I used to have a nuanced view about the problems around employing foreign-educated graduates in Sri Lanka vs. encouraging locally-educated graduates. The protests by university student unions, medical students, and a host of other youth who had bought into the free education rainbow only to find no pot of golden jobs at the end – I sympathized with them and would advocate their position amongst acquaintances who complained about these ‘ever-protesting, ever-complaining, ungrateful students’. I advocated for the matching of local graduates with jobs straight out of university, even if it came at the cost of more difficult procedures for foreign graduates. Not anymore.
In his speech today, Sujeewa Senasinghe spoke about a plan to fund up to 30 stellar Sri Lankan students to pursue further studies at institutions such as ‘M.I.T., Harvard’ amongst other top-notch U.S. colleges. He continued saying that finally, with these scholarships, it could be ‘one of our kids’ who get to go and pursue this and then come back to start businesses that will help our country grow. He made it sound as though that farmer’s kid who studied by kerosene lamp could now have a free pathway from thatched roof house to Big Apple skies and back to a pantsuit future in her/his homeland.
What an empty load of heart-breaking lies.
I am a foreign graduate and all I ever dreamed of doing was using my privileges to bring back whatever resources I could for my country. I work in the humanities and social services and so I have not had the kinds of troubles my peers have faced. But let me share with you the experiences of a peer who had the same intentions I had and was denied the same opportunities.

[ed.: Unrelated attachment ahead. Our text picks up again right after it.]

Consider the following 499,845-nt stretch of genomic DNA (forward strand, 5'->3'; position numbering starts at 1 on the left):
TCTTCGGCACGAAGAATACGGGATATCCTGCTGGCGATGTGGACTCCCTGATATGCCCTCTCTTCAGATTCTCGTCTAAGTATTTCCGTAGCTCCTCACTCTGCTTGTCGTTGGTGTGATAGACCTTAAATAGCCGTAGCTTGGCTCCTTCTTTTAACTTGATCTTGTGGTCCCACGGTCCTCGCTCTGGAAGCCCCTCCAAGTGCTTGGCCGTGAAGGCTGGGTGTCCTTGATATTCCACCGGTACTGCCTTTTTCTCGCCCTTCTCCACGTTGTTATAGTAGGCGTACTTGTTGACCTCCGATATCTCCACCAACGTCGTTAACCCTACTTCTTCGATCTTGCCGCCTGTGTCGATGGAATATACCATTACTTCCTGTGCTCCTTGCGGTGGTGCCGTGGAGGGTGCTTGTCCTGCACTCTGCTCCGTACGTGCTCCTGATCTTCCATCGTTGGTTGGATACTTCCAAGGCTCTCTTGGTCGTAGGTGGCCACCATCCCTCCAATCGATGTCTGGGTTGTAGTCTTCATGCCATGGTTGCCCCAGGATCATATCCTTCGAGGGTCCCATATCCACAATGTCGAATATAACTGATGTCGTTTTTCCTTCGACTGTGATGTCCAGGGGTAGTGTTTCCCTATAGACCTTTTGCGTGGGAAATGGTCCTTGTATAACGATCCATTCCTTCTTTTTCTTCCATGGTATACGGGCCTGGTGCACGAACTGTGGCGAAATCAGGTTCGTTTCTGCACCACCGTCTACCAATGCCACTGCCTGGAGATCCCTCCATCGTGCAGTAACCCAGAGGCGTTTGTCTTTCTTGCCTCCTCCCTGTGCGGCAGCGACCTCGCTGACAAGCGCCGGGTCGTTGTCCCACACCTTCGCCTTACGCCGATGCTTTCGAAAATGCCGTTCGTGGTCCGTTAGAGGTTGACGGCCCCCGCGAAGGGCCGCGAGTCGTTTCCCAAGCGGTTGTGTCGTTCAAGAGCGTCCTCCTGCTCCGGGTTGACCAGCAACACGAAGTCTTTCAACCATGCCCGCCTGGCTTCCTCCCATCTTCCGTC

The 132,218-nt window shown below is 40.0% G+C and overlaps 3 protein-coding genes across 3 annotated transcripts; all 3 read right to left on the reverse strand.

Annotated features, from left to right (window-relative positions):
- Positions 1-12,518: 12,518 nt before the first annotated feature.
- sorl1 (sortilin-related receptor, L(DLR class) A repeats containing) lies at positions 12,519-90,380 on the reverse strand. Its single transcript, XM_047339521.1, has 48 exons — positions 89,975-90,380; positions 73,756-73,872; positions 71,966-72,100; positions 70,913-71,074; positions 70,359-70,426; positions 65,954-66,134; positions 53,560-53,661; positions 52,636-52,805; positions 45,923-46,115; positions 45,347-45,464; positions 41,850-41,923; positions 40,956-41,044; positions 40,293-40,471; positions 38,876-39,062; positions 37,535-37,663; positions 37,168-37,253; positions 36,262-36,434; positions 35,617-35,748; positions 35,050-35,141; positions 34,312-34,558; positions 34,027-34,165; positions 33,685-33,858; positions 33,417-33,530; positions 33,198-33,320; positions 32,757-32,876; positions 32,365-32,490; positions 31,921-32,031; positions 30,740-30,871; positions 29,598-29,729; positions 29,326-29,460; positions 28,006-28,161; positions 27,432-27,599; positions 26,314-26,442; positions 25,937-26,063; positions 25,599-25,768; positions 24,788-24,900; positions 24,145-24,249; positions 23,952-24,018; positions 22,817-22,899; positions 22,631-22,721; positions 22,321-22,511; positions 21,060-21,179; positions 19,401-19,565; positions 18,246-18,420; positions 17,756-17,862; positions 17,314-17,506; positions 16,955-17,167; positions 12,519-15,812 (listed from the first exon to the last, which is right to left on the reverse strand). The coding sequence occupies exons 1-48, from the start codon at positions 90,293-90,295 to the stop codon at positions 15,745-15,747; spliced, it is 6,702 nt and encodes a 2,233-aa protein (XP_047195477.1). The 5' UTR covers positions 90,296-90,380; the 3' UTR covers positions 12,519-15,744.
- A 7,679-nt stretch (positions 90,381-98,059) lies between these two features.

Po* did a degree that took place in one institution but across two different countries. The theory was learnt in one, less expensive country, while students then had the option of going to another country where laboratory facilities and clinical experience were better. He opted for that, of course. Upon return to Sri Lanka, he was denied even the ability to sit for the Act 16 (an exam taken to practice in Sri Lanka) because the SLMC refused to recognize his degree as ‘complete’ as it had taken place across two different countries. Malinda’s intentions had been to practice here for a while before specializing in geriatrics and opening a facility dedicated to aged care and geriatrics practice. He had identified that aged care was a huge burden on the economy and would be growing problem in our generation. He had the resources and capital to be able to address this issue – all he needed was the permission by our authorities. After a year of struggling and being turned away – not even being able to sit the exam – he took his skills and drive elsewhere. When he got to his adopted home, he discovered more Sri Lankans who had benefitted from the free education system and had taken the first opportunity to get out of Sri Lanka as a skilled migrant. Four years later, he tells me he has lost all faith in fulfilling those visions he had as a young doctor for Sri Lanka. He doesn’t want to be overseas, unlike those other Sri Lankans, but he also doesn’t have the ability to stay here to practice and create opportunities for others in turn.
What really is the point of this Harvard pipedream then?